August 2, 2018, by Lexi Earl

Welcome to the Future Food Blog!

Welcome to the Future Food Beacon Blog!

This blog is where we will be writing about the research, activities, and events of the Future Food Beacon research cluster. The Future Food Beacon is one of six Beacons of Excellence that the University of Nottingham is investing in, in order to respond to a variety of global challenges.

By 2050, there will be an additional 2 billion people on the planet. Currently, 815 million people are chronically undernourished worldwide, while 680 million are obese.  Coupled with the challenge of feeding a global population of nearly 10 billion nutritiously, are changes to the climate, rapid urbanisation, and social inequality. This growing global population will need sufficient calories and essential nutrients derived sustainably from innovative food systems. Food decisions are complex, influenced not only by production methods and quality, but also by cultural and historical influences, personal choice, access, and taste.

The Future Food Beacon brings together the power of genome-enabled plant and animal sciences with cutting edge nutritional science, food processing, and manufacturing and digital technologies, informed by an understanding of the economic, legal, social and ethical issues that underpin and shape food systems.

The Future Food Beacon is targeting six of the major challenges to ensure global food security:

  • Soil challenges: reducing soil erosion and improving soil fertility
  • Water challenges: improving water conservation through crop resilience and irrigation systems
  • Production challenges: maximising yields, stabilising yields in the face of climate uncertainty, minimising waste and improving access
  • Nutrition challenges: improving the nutrient density of staple and processed foods
  • Protein challenges: providing alternative and palatable proteins for human and animal diets
  • Climate challenges: developing robust food systems that are able to cope with climate uncertainty

The Future Food Beacon researchers will develop solutions to these challenges, working with practitioners and policymakers, through two key research strategies: Improving Agricultural Resilience and Enhancing Nutrition for Health and Healthy Aging.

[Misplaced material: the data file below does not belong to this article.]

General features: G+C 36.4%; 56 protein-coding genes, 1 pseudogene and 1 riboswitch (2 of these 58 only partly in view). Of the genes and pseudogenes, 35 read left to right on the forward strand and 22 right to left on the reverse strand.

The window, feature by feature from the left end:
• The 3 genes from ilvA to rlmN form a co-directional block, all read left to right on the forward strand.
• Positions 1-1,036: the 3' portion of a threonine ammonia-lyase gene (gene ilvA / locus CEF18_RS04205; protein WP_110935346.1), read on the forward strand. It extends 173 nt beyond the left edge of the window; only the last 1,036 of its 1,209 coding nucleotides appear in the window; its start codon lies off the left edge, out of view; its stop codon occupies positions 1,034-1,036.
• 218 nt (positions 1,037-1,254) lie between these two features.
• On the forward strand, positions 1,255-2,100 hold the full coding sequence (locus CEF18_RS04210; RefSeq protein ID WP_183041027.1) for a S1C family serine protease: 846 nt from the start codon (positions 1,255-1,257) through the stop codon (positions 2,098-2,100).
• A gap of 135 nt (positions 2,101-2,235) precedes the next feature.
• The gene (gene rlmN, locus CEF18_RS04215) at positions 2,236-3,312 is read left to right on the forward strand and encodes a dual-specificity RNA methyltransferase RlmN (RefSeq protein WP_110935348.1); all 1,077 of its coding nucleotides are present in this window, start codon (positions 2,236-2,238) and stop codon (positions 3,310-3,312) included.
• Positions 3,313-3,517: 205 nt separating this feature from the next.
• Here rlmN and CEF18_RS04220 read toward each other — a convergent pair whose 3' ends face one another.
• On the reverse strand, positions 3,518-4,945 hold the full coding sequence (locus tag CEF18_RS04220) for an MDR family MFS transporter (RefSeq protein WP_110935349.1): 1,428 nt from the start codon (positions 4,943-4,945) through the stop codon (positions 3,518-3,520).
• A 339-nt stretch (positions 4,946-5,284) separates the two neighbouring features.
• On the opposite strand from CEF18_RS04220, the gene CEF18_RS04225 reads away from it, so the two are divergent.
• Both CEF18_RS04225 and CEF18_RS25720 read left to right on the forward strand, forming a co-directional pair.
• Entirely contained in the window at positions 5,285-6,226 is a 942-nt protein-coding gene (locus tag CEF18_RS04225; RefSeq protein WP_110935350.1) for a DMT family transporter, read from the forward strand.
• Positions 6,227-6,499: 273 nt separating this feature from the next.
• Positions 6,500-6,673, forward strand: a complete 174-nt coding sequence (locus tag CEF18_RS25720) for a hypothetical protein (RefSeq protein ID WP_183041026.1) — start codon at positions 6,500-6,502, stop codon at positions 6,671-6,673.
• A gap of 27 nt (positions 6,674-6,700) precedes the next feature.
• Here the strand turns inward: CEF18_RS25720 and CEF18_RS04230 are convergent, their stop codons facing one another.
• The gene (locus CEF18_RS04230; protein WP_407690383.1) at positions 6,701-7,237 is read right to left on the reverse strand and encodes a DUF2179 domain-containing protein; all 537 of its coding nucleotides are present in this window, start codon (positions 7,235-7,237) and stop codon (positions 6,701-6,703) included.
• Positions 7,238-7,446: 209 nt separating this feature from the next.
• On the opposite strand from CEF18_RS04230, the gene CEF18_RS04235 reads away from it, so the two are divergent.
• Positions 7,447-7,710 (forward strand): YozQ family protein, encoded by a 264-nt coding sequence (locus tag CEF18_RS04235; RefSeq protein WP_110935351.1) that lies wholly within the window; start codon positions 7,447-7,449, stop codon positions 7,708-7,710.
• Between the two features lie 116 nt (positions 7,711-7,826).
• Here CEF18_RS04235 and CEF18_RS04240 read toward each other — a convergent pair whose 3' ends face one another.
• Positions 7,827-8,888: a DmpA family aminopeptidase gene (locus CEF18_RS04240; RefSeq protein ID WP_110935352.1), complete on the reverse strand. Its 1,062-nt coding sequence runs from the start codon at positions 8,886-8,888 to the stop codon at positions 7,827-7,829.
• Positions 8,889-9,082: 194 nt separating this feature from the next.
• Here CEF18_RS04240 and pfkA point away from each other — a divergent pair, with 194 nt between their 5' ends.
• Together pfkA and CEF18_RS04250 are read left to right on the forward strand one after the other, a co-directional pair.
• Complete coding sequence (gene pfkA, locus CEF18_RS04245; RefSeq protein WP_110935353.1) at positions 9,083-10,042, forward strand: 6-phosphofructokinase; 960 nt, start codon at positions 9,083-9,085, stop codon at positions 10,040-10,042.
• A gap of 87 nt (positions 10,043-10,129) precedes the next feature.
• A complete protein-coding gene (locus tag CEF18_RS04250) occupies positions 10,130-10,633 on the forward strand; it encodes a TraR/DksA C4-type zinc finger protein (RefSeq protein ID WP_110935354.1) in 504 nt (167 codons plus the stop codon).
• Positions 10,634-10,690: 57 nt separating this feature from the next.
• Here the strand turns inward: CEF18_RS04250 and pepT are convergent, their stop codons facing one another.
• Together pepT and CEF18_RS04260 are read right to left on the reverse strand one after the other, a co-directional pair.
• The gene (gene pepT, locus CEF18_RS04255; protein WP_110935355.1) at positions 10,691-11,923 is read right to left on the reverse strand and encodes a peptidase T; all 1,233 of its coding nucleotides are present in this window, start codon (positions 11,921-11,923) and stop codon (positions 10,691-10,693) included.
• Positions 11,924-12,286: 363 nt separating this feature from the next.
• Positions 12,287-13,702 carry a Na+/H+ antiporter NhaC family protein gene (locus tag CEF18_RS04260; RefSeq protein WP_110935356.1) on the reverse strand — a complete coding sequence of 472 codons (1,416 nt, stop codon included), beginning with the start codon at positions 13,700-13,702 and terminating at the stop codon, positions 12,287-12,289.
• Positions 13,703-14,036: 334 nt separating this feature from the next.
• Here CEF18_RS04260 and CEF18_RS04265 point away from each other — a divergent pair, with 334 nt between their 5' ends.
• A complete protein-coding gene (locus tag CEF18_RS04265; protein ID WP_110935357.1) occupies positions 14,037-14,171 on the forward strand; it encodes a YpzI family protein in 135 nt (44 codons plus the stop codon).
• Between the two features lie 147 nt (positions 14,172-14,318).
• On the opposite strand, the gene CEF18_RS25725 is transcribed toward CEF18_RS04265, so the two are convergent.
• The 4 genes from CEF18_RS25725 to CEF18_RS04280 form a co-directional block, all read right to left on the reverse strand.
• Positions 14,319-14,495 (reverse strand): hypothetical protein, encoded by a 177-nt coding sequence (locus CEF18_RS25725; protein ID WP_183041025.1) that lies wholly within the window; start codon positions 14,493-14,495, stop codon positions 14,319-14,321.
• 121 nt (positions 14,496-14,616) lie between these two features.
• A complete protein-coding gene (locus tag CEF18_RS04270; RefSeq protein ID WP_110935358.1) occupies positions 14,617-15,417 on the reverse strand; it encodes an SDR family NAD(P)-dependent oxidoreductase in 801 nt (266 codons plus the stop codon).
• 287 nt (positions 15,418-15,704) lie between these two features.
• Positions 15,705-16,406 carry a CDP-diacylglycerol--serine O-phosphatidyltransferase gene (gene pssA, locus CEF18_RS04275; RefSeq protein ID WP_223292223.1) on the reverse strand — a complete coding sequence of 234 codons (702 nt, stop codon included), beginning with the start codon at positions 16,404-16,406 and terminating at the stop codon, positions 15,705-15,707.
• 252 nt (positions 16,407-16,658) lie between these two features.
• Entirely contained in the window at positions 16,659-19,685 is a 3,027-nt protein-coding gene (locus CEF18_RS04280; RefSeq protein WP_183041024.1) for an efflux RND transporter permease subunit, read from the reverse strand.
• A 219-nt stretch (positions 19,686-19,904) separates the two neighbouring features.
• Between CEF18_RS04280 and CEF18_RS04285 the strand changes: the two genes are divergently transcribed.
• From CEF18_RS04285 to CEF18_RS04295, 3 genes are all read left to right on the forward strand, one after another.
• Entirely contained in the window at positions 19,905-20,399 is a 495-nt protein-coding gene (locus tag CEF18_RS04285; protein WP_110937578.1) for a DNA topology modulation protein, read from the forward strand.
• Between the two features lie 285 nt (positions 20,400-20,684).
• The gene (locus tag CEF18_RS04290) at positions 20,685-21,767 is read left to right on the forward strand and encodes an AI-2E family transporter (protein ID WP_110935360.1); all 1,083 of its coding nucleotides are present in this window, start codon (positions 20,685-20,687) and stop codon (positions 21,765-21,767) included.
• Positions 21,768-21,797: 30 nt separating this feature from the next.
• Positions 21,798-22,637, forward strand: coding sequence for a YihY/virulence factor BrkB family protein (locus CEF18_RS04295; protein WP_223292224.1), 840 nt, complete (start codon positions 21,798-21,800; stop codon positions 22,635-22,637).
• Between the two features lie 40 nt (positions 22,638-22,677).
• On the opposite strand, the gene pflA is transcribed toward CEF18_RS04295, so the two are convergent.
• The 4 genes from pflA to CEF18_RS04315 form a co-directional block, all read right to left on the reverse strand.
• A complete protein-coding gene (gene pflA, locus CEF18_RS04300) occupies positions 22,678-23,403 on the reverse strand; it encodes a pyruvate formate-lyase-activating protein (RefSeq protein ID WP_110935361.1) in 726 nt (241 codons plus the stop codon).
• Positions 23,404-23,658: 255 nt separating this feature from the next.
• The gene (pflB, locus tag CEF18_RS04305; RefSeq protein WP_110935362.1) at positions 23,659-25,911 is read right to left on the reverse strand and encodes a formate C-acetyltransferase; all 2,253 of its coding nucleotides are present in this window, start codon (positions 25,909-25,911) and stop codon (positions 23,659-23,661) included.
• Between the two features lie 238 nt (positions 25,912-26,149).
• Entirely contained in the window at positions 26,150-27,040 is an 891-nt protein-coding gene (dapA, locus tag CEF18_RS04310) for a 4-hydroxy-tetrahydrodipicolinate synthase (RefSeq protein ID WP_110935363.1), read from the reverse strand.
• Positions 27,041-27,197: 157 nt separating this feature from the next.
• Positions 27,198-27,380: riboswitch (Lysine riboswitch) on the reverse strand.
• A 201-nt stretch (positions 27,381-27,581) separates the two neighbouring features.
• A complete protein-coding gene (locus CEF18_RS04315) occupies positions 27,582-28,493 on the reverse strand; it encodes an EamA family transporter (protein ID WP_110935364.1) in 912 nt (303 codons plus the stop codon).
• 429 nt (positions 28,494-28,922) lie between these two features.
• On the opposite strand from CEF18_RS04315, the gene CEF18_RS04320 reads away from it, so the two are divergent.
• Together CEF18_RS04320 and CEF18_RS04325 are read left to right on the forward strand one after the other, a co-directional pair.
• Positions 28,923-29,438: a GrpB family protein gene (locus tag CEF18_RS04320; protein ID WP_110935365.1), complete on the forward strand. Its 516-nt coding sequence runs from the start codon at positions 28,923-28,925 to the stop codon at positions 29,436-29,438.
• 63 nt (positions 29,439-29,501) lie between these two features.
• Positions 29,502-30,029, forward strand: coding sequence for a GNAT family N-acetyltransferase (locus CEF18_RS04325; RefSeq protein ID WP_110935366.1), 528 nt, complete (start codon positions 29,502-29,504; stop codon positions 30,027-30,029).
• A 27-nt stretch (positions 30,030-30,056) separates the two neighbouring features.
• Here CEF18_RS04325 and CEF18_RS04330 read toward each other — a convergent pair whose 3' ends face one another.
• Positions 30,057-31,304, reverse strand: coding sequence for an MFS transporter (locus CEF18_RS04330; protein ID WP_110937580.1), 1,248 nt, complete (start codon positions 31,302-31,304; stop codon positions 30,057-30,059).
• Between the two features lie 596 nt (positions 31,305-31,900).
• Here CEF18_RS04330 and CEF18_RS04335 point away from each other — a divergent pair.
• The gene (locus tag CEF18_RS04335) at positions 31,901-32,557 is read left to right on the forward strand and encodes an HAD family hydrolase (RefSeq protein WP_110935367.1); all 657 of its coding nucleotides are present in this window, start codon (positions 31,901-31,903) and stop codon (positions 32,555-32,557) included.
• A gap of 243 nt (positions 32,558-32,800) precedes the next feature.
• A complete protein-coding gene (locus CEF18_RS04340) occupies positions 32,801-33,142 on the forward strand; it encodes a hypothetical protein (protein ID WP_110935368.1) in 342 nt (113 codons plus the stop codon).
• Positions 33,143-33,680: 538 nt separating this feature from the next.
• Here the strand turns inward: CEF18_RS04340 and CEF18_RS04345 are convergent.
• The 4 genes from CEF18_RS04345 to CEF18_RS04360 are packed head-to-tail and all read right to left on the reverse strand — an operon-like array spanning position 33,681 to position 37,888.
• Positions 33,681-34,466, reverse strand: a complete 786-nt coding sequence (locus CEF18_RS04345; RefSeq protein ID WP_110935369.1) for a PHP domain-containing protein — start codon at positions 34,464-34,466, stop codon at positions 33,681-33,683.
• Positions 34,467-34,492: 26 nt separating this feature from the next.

To achieve these ambitions, The Future Food Beacon is investing in both people and technologies. New appointments in key areas of informatics, evolutionary and functional genomics, genome-enabled breeding, phenomics, plant microbiome, crop molecular genetics, predictive modelling, computer vision, sensory science, and human nutrition will strengthen critical scientific expertise within the University. Pioneering funding schemes, like the Innovation Challenge, have brought together over 160 stakeholders from across multiple disciplines and the commercial sector to generate inventive interdisciplinary research projects addressing our two key research strategy areas. The Graduate Centre for International Agriculture (GCIA) is a joint initiative between The Future Food Beacon and Rothamsted Research to develop world-leading research in the field of International Agricultural Development.

The Future Food Beacon is capitalising on cutting-edge technologies to enable researchers across a wide array of disciplines to make important scientific leaps. The Future Food Beacon is investing in increased digital capability, genomics equipment, facilities for animal and plant phenotyping, and new equipment to characterise the nutritional content and physical properties of food. This will best equip our researchers to make ground-breaking scientific discoveries.

With our colleagues at the UNMC & UNNC we are investing in developing sustainable partnerships in China, Brazil and Africa to build an international platform to allow the Future Food Beacon to truly deliver global impact.

This blog will keep you updated and informed of the discoveries we make, the people with whom we work, the activities of our researchers, and most importantly the people’s lives we positively impact across the supply chain from growing, preparing and accessing high quality and nutritious foods.

Posted in Food ResearchFuture Food News